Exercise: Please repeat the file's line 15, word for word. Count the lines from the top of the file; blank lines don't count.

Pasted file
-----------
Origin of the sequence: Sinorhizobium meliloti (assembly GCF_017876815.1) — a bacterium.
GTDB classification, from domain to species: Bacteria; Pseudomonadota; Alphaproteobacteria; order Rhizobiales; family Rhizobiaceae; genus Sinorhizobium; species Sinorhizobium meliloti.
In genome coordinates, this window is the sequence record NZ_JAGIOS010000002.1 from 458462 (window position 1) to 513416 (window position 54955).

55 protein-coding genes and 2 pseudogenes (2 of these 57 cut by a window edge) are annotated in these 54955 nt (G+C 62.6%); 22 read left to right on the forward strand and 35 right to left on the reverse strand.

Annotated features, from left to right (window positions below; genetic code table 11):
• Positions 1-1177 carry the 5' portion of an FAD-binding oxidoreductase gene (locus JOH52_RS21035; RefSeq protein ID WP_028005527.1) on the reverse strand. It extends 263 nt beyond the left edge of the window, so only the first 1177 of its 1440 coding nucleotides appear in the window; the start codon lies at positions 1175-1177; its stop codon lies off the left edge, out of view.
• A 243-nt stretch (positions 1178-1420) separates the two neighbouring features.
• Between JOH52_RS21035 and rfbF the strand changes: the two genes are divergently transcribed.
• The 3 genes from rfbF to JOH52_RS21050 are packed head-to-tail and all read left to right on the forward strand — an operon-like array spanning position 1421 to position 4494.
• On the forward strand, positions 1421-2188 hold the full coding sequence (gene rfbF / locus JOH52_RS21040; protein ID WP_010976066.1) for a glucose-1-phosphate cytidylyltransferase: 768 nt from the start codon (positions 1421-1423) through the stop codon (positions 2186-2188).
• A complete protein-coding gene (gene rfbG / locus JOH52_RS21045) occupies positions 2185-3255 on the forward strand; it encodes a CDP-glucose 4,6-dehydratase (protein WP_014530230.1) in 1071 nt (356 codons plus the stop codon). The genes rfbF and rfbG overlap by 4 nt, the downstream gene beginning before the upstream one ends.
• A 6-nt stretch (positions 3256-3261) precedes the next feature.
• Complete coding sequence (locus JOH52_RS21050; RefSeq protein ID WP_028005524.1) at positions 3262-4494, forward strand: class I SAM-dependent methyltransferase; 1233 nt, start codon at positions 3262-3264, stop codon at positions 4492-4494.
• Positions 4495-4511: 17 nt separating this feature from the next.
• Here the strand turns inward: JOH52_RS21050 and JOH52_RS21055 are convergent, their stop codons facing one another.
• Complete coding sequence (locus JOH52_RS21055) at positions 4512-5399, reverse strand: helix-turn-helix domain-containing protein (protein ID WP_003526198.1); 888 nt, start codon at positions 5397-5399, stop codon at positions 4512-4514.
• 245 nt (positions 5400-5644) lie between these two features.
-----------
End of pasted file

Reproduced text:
• Here the strand turns inward: JOH52_RS21050 and JOH52_RS21055 are convergent, their stop codons facing one another.